A radical benefits shake-up being piloted in a Greater Manchester town is today being rolled out to other parts of the region.
The government says signs from its trial of the Universal Credit – launched in Ashton-under-Lyne 10 weeks ago – are ‘encouraging’.
From this week the new welfare model will be extended to Wigan. It aims to roll six benefit payments into one making the system simpler – while encouraging claimants to take more responsibility for their finances.
Claimants will also be expected to make their applications online.
Lord David Freud, minister for welfare reform, said nearly twice the expected number of people had been able to do that.
He said: “The most interesting thing is the vast bulk of people have done it online, more than nine out of 10."
“We thought it would be around 50 per cent."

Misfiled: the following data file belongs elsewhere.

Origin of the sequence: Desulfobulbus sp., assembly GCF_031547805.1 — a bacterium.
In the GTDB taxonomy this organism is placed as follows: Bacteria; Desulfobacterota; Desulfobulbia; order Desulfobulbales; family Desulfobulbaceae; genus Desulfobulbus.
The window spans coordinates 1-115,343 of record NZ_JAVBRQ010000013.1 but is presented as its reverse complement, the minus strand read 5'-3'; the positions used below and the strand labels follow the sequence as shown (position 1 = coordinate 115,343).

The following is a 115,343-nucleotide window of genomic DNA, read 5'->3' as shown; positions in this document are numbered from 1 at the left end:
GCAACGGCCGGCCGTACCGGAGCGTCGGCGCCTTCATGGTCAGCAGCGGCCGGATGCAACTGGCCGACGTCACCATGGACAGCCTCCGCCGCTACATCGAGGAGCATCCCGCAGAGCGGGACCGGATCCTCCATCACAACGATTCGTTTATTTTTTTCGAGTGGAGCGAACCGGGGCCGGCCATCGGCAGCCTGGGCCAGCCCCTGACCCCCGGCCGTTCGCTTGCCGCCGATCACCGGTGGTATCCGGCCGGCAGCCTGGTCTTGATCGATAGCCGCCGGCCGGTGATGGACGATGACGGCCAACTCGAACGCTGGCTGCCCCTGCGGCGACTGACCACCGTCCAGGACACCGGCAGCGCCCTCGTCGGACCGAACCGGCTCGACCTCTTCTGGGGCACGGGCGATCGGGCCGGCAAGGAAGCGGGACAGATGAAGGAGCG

“Quite a few of the people who weren’t competent used families and friends to do it and others did it on their phones."
“It shows how society is moving along.”
The new benefit, a central plank of the government’s welfare shake-up, has been repeatedly attacked by Labour and some major charities.
As well as raising fears over internet access, they say replacing weekly with monthly payments – and expecting claimants to pay their own rent – could cause arrears and a rise in evictions.
But Lord Freud said safeguards included returning people to the old system if they built up two months of arrears – with the debt clawed back through subsequent benefit payments. Arrears are running at about seven per cent under the pilot, he said, roughly as expected.
He added: “We have not found any major problems in this pilot."
“People are able to negotiate the system pretty smoothly, which is very encouraging.”
Universal Credit will be introduced in Oldham and Warrington from the end of next month and is expected to roll out across the country from October.
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